Recent evidence shows that as high as 95% of diarrheal deaths among children under the age of 5 can be prevented by water, sanitation and hygiene (WASH) related interventions that include handwashing, proper excreta disposal and most importantly improved water quality. Evidence from developing countries shows that interventions promoting the filtering of water and safe storage are most effective at the household level but face the limitation of lack of sustained use in the long run.
The paper titled 'Perception of drinking water safety and factors influencing acceptance and sustainability of a water quality intervention in rural southern India' published in the journal BMC Public Health, informs that Vellore in Tamil Nadu is a region with highly contaminated water supply. It has been found that the use of low-cost water quality interventions such as solar disinfection, closed valved containers and domestic chlorination have been most effective at disinfecting or preserving the quality of water. However, barriers to acceptance and sustained use prevent communities from benefiting from these interventions, placing children at a higher risk of water related diseases.
Acceptance of water quality interventions in Vellore, Tamil Nadu: The study
The paper describes the findings of a study that aimed at understanding the barriers encountered in the acceptance of water quality interventions in the rural areas of Vellore. The study explored:
- Parental perceptions on the health effects of unsafe drinking water and household drinking water treatment practices
- Factors that influenced acceptance and sustainability of ongoing water quality interventions
Three villages (two intervention villages and one control village) were chosen for the study and all households having a child less than two years of age were included to participate. Data was collected through focus group discussions and key informant interviews.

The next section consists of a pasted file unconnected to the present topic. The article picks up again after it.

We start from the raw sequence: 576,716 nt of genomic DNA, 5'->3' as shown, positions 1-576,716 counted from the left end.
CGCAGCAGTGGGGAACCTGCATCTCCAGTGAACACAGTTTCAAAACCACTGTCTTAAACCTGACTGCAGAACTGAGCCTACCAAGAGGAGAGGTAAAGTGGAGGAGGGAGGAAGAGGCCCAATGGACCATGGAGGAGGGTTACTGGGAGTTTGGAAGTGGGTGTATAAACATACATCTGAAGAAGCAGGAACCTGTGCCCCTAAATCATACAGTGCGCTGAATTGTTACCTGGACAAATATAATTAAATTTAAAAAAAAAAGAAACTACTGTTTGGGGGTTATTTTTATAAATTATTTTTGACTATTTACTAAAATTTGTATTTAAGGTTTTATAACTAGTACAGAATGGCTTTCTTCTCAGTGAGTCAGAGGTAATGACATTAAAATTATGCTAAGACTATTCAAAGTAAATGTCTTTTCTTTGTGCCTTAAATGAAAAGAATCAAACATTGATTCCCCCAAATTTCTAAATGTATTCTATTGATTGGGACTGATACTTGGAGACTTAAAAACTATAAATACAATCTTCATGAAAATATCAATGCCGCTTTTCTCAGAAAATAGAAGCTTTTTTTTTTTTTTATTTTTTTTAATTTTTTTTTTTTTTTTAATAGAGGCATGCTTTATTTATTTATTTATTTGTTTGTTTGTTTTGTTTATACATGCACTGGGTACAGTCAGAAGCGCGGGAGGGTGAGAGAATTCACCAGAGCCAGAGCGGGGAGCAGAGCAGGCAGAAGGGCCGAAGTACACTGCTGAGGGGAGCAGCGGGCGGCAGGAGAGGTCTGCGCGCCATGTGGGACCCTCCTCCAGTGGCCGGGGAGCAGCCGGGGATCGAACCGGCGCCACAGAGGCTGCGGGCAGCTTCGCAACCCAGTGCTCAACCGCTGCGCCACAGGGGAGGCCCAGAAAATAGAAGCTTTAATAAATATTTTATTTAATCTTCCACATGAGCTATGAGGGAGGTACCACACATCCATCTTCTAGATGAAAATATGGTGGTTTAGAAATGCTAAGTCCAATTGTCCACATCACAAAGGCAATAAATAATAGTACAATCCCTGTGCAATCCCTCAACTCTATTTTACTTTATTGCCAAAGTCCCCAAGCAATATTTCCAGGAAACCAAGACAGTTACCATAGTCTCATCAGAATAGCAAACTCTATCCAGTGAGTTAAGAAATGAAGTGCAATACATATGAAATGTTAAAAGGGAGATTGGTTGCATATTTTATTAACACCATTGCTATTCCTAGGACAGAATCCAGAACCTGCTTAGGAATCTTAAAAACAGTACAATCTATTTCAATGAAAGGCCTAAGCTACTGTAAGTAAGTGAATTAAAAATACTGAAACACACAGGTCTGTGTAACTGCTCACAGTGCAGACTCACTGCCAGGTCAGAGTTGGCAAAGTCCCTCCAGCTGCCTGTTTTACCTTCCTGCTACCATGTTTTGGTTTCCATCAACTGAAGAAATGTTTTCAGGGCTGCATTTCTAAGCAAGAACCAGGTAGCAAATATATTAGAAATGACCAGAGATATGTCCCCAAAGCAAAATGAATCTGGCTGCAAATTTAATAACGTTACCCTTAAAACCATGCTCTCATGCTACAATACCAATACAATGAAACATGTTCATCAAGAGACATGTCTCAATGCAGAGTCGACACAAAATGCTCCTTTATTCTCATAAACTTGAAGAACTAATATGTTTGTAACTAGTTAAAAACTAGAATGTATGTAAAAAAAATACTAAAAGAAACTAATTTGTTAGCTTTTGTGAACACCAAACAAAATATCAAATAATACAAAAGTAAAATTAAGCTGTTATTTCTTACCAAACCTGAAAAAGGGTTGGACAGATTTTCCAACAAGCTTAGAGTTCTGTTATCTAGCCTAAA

Findings of the study:
- Parents of young children linked unsafe water not only with diarrheal disease but also with other unrelated diseases such as cough, cold and fever.
- Boiling water which is an expensive method, and using cloth for filtering which is an ineffective method were the most common household water treatment methods practised. Boiling was used only in case of illness for adults and for young children. Some families also practised warming of water before giving it to young children.
- Parents placed emphasis on clean appearance and good taste of the water, which conferred a false sense of protection. A few parents reported that the water lacked taste (saltiness) while others described the water as bitter.
- Distance of households from the water distribution centres was an important factor affecting compliance to the intervention.
- Lack of support from the male members to fetch water was found to negatively influence household compliance even though women of the house recognised the benefit of filtered water for their children.
- Willingness to pay for future maintenance of the membrane filter was an important decision that mothers would not make without consulting their husbands.
Faulty perceptions of water treatment and a false sense of protection from locally available water sources increased the risk of children to diarrhoeal diseases. Taste and odour were key factors influencing the acceptance of drinking water. Lack of consistency of beliefs related to illness causation negatively influenced acceptance of interventions, calling for the need for educational and behavioral change in these communities.
The paper ends by arguing that there is a need to effectively involve communities at important stages of implementation for the long term success of water quality interventions. Timely research on the factors influencing response to water quality interventions before implementation can ensure their greater acceptance and sustainability in low income settings.
A copy of the paper can be downloaded below.